With gangly limbs of growth splaying out in all directions, Perth is sometimes compared to a teenager in need of fattening up. Such is the craving for access to the beach that Greater Perth now snakes along the coast for 100km, exacerbating a car culture that was established when the last city tram was removed in 1958. Looking ahead, sustainability has to be factored into the equation. “‘Business as usual’ is the worst-case scenario for Perth,” says Fulker, who admits that not everyone thinks that Perth becoming a city of 3.5 million is a good thing. Social conservatism in some quarters can hold up change. “We take a pragmatic approach by saying, ‘Population growth is happening anyway so let’s plan for it’.”
The census in 2011 revealed that 40 per cent of Greater Perth’s population was born outside Australia. The city has been home to newcomers ever since that first wave of European settlement. There were the “Ten Pound Poms” – Brits on subsidised migration schemes – then communities of Greeks, Italians and Slavs. More recently Chinese, Koreans, Indians, Filipinos and many others have come; some to work, others, particularly those from Southeast Asia, to study.
The people who think about the future of Perth – led since 2007 by mayor Lisa Scaffidi – are working hard to reduce car dependency and bring life to the city centre: relaxing draconian licensing laws, opening up small lanes and running free buses in the cbd. Three major construction projects are underway: a 60,000-capacity stadium to open in 2018; Elizabeth Quay, a controversial (not least for its name) public-private project designed to reunite the city centre and the Swan River, which have long been separated by tall buildings and a road; and Perth City Link, a project first proposed more than a century ago, to sink the east-west Fremantle railway line and finally connect the once unloved neighbourhood of Northbridge with the business district.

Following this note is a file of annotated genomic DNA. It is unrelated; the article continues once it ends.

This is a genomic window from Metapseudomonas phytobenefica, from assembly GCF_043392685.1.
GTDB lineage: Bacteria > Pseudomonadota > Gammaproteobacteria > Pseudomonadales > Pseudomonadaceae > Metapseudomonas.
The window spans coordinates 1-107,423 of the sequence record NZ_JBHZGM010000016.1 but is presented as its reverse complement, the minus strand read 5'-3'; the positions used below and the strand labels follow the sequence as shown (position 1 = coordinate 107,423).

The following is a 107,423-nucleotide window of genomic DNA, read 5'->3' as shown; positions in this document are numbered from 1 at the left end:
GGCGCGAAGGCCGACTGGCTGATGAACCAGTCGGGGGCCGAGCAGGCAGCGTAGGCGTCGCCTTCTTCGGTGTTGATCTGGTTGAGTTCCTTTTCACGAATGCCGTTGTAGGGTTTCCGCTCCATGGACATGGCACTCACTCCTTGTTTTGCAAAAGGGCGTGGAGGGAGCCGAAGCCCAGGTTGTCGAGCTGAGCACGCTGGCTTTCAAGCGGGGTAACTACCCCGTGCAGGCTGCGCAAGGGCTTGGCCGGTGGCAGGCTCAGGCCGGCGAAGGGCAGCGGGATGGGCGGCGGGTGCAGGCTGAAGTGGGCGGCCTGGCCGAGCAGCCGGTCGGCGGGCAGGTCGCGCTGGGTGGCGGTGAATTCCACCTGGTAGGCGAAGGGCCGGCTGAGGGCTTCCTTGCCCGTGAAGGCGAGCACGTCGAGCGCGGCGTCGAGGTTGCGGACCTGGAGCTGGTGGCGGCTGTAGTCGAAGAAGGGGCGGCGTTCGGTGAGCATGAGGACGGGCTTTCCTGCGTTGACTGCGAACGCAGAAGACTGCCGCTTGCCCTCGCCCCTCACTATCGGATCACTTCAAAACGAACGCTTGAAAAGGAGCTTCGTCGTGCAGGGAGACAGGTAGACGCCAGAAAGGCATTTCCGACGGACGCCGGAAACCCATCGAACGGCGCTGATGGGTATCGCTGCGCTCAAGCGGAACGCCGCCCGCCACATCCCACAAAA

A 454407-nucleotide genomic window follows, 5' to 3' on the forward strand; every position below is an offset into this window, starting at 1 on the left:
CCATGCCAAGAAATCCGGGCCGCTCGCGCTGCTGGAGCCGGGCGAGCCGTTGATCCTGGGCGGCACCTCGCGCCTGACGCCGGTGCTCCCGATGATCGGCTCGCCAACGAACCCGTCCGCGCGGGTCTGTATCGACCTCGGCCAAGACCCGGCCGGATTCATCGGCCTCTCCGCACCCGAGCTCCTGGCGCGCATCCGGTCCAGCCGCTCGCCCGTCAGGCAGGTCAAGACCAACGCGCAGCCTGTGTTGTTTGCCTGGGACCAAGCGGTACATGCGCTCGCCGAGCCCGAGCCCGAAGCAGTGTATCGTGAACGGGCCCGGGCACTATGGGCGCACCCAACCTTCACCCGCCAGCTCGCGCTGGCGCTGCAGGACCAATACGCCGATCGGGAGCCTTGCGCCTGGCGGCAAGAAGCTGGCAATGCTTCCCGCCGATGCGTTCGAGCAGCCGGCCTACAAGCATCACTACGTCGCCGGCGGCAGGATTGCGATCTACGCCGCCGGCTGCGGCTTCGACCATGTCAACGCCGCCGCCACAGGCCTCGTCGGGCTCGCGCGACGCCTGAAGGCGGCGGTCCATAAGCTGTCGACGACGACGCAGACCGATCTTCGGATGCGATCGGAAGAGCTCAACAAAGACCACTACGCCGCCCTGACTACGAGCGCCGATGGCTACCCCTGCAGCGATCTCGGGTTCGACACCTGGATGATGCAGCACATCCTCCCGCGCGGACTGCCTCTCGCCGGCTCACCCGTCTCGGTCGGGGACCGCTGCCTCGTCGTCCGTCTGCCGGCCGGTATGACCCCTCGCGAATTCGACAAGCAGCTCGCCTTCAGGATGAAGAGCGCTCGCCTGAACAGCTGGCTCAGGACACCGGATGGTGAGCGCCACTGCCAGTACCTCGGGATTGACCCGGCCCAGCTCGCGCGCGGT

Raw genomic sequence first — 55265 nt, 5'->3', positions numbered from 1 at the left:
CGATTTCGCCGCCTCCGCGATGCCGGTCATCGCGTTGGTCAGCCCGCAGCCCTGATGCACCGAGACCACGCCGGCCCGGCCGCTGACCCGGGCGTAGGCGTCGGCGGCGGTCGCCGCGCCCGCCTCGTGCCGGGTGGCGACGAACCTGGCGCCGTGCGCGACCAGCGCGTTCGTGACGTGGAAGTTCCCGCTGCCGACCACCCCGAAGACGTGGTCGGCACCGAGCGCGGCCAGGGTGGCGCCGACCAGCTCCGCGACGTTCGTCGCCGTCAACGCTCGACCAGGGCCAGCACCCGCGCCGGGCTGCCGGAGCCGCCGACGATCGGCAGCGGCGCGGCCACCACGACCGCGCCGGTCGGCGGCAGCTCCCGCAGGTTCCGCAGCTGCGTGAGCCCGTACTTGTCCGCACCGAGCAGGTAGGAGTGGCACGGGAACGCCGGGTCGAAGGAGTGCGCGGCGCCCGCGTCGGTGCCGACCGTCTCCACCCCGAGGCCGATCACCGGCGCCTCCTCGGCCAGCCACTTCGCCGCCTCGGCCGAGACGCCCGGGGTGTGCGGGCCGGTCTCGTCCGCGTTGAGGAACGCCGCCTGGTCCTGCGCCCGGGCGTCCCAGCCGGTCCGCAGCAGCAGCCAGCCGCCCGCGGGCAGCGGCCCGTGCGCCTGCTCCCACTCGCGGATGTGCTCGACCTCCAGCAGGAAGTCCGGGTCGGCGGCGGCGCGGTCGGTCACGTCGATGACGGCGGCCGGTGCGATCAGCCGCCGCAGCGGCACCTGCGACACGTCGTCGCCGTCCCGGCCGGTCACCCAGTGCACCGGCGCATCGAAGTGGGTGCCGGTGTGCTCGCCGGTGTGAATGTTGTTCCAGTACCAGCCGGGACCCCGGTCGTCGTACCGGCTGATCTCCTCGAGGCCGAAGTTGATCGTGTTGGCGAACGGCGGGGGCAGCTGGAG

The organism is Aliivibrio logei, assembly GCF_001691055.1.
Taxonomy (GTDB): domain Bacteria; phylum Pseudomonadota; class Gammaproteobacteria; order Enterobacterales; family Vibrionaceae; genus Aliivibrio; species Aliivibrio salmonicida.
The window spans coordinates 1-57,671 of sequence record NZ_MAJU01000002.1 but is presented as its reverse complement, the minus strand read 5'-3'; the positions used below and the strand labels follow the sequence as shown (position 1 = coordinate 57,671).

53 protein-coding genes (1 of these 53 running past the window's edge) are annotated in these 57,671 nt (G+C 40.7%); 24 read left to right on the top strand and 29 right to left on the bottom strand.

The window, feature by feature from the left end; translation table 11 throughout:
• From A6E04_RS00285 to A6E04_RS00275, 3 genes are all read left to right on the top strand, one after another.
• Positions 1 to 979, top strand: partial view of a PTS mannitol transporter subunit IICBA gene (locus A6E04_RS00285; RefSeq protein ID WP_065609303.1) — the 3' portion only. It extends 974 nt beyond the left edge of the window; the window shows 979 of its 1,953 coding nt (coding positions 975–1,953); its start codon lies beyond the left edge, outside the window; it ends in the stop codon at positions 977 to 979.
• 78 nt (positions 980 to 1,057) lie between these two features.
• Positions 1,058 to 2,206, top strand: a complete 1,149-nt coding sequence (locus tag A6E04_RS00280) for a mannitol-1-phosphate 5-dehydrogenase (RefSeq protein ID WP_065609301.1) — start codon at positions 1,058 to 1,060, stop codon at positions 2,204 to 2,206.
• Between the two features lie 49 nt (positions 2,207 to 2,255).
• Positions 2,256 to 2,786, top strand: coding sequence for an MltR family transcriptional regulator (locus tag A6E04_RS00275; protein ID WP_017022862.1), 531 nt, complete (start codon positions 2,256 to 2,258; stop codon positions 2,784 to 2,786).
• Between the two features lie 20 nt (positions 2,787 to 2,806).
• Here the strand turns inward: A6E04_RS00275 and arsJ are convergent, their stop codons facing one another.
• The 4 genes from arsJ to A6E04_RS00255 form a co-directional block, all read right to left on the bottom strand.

Northbridge, an area of drained wetlands formerly best known for its “colourful” nightlife, has been rejuvenated in recent years. The Perth Cultural Centre is there; so too the new Alex Hotel, an imaginative small-scale hotel designed by architect Michael Patroni and his Fremantle studio Space Agency. There are new architectural projects all over the link development area around Perth Station, from the much-criticised, now embraced State Arena to the State Theatre designed by Fremantle-born Singapore-based architect Kerry Hill.
St George’s Terrace, which was the heart of Victorian Perth – and is still home to Government House, the Jacobean-style official residence of the Governor of Western Australia – is being made over. The handful of old buildings that survived early rounds of modernisation are being restored. The former home of local newspaper the West Australian has been converted into a busy bar and restaurant, The Print Hall.
Further along the road a late-19th century building that has been vacant for 20 years has been meticulously restored by Adrian Fini (fjm Property) and Kerry Hill to create a luxury hotel, called the Como Treasury. With its 48 rooms, spa, top-flight restaurants and craft-beer bar, the hotel is all set to lay down a new standard in Perth when it opens in September. It forms part of a revamped precinct that includes the city cathedral and Kerry Hill’s (yes, him again) cylindrical new state library, which is still under construction.
Brunsdon, who was awarded the National Emerging Architect Prize for 2015, got involved in thinking about the city after the publication of a report that revealed the quantity of underused property in central Perth. “I realised it was time to stop being a cynic from the sidelines,” he says. “You’ve got to curate the city you want to live in. I wanted to be part of the solution.” His Spacemarket project matches people and property and brings that much-needed density into the centre. “That’s the beauty of Perth: I can call the mayor directly here. People who are engaged in change are really supportive.” His Moana Chambers project on busy Hay Street brought life to a building whose period detail had been covered up with plasterboard and subsequently left empty for a decade. On a minimal budget he was able to turn a neglected floor into a gallery, balcony café and shared workspace.